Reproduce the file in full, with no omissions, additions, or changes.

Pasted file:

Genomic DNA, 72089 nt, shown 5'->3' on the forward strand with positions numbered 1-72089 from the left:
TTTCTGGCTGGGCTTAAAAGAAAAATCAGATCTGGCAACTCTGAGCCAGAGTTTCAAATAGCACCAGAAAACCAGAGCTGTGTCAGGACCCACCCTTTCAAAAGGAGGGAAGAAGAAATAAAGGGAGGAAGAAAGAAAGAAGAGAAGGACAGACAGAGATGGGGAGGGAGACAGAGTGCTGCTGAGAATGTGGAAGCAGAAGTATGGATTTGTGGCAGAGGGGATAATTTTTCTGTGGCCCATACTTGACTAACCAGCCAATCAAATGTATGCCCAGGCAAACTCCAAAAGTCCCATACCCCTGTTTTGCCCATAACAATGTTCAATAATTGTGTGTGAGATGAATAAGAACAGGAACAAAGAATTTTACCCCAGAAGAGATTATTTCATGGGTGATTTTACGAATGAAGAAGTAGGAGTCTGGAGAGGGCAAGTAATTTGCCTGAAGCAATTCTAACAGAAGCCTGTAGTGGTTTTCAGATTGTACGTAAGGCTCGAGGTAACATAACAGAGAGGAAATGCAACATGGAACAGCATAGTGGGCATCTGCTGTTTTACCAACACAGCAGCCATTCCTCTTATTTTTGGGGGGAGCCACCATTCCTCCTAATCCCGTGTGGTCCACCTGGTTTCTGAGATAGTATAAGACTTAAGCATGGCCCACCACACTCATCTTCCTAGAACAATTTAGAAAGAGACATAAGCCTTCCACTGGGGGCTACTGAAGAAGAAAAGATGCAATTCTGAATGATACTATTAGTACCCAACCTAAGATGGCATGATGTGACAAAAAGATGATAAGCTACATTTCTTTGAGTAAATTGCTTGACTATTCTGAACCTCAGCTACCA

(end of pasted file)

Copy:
Genomic DNA, 72089 nt, shown 5'->3' on the forward strand with positions numbered 1-72089 from the left:
TTTCTGGCTGGGCTTAAAAGAAAAATCAGATCTGGCAACTCTGAGCCAGAGTTTCAAATAGCACCAGAAAACCAGAGCTGTGTCAGGACCCACCCTTTCAAAAGGAGGGAAGAAGAAATAAAGGGAGGAAGAAAGAAAGAAGAGAAGGACAGACAGAGATGGGGAGGGAGACAGAGTGCTGCTGAGAATGTGGAAGCAGAAGTATGGATTTGTGGCAGAGGGGATAATTTTTCTGTGGCCCATACTTGACTAACCAGCCAATCAAATGTATGCCCAGGCAAACTCCAAAAGTCCCATACCCCTGTTTTGCCCATAACAATGTTCAATAATTGTGTGTGAGATGAATAAGAACAGGAACAAAGAATTTTACCCCAGAAGAGATTATTTCATGGGTGATTTTACGAATGAAGAAGTAGGAGTCTGGAGAGGGCAAGTAATTTGCCTGAAGCAATTCTAACAGAAGCCTGTAGTGGTTTTCAGATTGTACGTAAGGCTCGAGGTAACATAACAGAGAGGAAATGCAACATGGAACAGCATAGTGGGCATCTGCTGTTTTACCAACACAGCAGCCATTCCTCTTATTTTTGGGGGGAGCCACCATTCCTCCTAATCCCGTGTGGTCCACCTGGTTTCTGAGATAGTATAAGACTTAAGCATGGCCCACCACACTCATCTTCCTAGAACAATTTAGAAAGAGACATAAGCCTTCCACTGGGGGCTACTGAAGAAGAAAAGATGCAATTCTGAATGATACTATTAGTACCCAACCTAAGATGGCATGATGTGACAAAAAGATGATAAGCTACATTTCTTTGAGTAAATTGCTTGACTATTCTGAACCTCAGCTACCA